Xml in packaging system

Galen Sampson galen_sampson at yahoo.com
Fri Oct 31 11:32:59 PST 2003

Matthew Dillon wrote:
    What I envision in a packaging system is something that makes the 
    port maintainer's life as easy as possible.

    Lets say you are developing a new port, libabcd, which depends on a
    number of other libraries which are also ports in the system.
    As a developer I want to be able to do something like this:

    % vfsenvironment empty 'csh'

    (Now you would be in a vfs-sandboxed shell.  You can map-in other ports
    which you have already installed on the system):
    % vfsrecord "build_depend"
    ok, recording mappings as 'build_depend'
    % vfsmap libgettextsrc:0.12.11
    % vfsmap libexpat		(map in the highest installed version)
    % vfsmap libc
    % vfsmap gmake
    % vfsrename /usr/local/bin/gmake /usr/local/bin/make
    Once you have built an environment you could then attempt to build
    your new port natively simply by running the port's native build
    (at least initially).  If things are missing you can vfsunmap and vfsmap
    additional required elements.
    Modifications to the port distribution itself could also be done through
    the VFS.  In this case the VFS would be acting like a unionfs in that it
    would record whiteouts (deletions) and copy files that are modified into
    a higher layer which would be stored in the VFS environment process's
    memory (sufficient as long as no more then 2G worth of changes are made).
    % vfsunion ~dillon/original_distribution work

    (make your modifications to the work.  edit files, rm files, rename, 

    When you are satisfied that the build is working you can save the vfs
    state, which will also 'diff' any modifications you have made and record
    file/directory deletions.  The output file would be human readable and
    human editable (though it's easier for the developer to just enter the
    vfs environment and make modifications within the environment)
    % vfsrecord -w
    all changes recorded in 'build_depend.vfs'
    % exit

    Ok.  So there you have it, you now have the VFS environment and the
    patches required to build your new port!
    Similar action would be taken for install and run-time dependancies.
    Run-time dependancies would be more restrictive since under normal
    conditions you might not want to have to run every port wrapped in a 
    VFS.  e.g. simple ports like when you run 'less'.  But more involved
    ports, like OpenOffice, might always run in some sort of VFS environment.

    Note that the VFS environment I am contemplating does not take over
    the entire filesystem space.  That is, in the above example, the mainstream
    directories /usr/local/lib and /usr/local/bin would be selectively enabled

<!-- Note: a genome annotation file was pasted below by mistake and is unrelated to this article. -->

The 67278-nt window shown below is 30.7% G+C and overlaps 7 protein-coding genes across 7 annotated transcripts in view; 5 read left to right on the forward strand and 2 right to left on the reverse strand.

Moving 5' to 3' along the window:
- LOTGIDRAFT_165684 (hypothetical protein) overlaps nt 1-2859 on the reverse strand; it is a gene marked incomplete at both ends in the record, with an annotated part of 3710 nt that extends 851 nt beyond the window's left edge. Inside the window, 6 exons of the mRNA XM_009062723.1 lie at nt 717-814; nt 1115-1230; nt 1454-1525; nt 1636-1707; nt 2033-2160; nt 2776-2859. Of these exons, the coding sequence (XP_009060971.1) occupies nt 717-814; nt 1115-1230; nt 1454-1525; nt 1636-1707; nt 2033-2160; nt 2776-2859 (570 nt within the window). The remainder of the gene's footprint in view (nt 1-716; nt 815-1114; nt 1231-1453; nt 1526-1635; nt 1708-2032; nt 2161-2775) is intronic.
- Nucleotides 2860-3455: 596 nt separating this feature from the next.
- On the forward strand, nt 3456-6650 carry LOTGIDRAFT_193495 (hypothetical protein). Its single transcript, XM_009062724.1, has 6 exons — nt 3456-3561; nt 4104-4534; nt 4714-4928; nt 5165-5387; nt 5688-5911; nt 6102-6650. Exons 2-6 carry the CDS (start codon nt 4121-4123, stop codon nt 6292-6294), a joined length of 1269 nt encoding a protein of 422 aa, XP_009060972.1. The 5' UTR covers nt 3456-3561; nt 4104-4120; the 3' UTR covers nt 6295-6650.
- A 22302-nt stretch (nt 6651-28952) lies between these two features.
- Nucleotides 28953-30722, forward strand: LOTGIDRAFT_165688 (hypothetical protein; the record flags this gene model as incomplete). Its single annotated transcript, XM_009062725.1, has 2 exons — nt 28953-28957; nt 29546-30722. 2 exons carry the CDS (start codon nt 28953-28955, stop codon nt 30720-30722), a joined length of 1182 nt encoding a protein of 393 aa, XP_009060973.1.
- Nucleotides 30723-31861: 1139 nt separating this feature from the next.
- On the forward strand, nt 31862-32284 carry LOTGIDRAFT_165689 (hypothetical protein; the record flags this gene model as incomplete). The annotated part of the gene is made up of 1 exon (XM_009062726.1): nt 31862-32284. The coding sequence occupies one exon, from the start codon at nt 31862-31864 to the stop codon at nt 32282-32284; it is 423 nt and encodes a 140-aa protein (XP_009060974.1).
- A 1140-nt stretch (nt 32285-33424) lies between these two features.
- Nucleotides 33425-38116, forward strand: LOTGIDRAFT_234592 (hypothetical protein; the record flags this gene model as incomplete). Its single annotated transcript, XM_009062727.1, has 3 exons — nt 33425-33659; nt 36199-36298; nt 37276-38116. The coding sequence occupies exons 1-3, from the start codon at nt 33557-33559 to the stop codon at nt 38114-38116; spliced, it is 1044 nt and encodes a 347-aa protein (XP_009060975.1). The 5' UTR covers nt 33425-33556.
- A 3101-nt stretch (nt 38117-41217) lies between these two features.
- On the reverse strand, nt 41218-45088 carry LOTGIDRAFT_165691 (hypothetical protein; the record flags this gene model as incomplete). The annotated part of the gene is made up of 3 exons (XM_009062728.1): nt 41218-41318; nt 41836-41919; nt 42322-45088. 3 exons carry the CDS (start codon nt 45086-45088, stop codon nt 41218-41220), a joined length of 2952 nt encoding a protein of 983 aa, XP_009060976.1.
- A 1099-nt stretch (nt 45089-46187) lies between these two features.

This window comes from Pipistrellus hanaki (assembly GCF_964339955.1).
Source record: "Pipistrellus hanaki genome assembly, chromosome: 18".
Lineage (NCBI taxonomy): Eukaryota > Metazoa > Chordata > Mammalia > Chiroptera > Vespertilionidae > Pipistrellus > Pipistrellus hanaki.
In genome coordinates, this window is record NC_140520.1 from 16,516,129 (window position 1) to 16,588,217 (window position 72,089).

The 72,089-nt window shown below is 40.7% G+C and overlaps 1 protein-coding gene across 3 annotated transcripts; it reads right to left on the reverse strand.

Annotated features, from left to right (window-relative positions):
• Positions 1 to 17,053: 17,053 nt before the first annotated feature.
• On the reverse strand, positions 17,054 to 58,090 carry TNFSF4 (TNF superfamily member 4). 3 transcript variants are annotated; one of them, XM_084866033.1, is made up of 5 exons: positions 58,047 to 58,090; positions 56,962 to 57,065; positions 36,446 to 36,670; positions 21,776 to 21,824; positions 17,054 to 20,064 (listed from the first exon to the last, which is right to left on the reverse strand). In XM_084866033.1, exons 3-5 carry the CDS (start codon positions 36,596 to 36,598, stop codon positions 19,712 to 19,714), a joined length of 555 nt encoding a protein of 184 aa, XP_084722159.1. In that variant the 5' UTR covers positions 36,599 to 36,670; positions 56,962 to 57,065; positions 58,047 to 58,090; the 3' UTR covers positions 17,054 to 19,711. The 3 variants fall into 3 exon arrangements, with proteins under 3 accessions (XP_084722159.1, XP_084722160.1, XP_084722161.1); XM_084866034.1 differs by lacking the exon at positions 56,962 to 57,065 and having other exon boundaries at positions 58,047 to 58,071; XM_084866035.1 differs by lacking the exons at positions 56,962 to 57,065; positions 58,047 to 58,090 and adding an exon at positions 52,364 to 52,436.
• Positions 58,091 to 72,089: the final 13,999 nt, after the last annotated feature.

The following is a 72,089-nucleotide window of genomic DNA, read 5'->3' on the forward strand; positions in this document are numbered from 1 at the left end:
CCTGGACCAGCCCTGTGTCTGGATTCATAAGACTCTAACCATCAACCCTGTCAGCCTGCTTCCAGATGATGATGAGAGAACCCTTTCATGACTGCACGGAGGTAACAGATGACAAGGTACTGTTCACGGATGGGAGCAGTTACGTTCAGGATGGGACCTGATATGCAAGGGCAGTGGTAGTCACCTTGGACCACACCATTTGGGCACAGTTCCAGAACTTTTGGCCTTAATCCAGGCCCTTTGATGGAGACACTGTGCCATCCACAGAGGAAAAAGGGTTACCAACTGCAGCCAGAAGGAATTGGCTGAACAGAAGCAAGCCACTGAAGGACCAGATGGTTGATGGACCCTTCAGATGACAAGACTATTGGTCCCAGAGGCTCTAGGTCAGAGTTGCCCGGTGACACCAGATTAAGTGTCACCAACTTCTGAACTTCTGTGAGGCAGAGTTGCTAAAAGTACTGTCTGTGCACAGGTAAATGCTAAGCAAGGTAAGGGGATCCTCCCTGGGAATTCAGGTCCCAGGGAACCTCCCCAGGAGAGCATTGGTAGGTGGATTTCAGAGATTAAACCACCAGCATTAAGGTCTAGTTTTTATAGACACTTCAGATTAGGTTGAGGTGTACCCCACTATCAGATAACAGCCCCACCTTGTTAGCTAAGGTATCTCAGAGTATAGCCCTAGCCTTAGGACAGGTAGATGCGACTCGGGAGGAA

and/or modified within the VFS but other directories, like your home
    directory for example (really all other directories not involved with
    mapping operations) would simply be passed through.  You would have to
    explicitly tell the VFS to map something as a union in order for the VFS
    to record your modifications within that target.
    In anycase, that is my idea... to approach it from the port maintainer's
    point of view rather then from a technical standpoint.
This is excellent.  What you have described here describes the build 
configuration.  You mention that the install dependencies would be 
similar.  My question is about package lists.  When I install this port 
that I have set up would the package list stay static like the 
pkg-plist, or would it be possible to be dynamic (i.e. record what is 
installed and save that is the package list).  Say I'm about to `make 
install` or equivalent for this port I'm creating (libabcd in your 
example).  I assume it would be something like:

% vfsenvironment install_depend.vfs 'csh'
(Read in the environment that is required for installation of libabcd)
% vfsrecord "install"
% vfssnapshot ${PREFIX} install.vfssnap
Record current state of ${PREFIX} and save it in install.vfssnap for 
`diffing` after install.

% make install
% vfsunion install.vfssnap ${PREFIX}
% vfsrecord -w
all changes to ${PREFIX} recorded in 'install.vfs'
% exit
The reason a snapshot would need to be recorded is I can't vfsunion to 
something that doesn't exist yet.  Maybe instead of creating a snapshot 
there could be a `vfsmonitor ${PREFIX}` which would record changes to a 
filesystem instead of creating a (potentially huge) snapshot.  The idea 
is that packages with the same version do not always install the same 
files depending on which knobs are turned during configure, or 
equivalent.  I want the information about the package installed on my 
system to accurately reflect what was installed, not what the person who 
generated a plist had insalled for them.  I just had this happen with 
freebsd during installation of kerberos5.  I didn't install kerberos4 
compatibility, and hence the package would not be created because of 
missing files.  I had to edit the plist because I turned some knobs in a 


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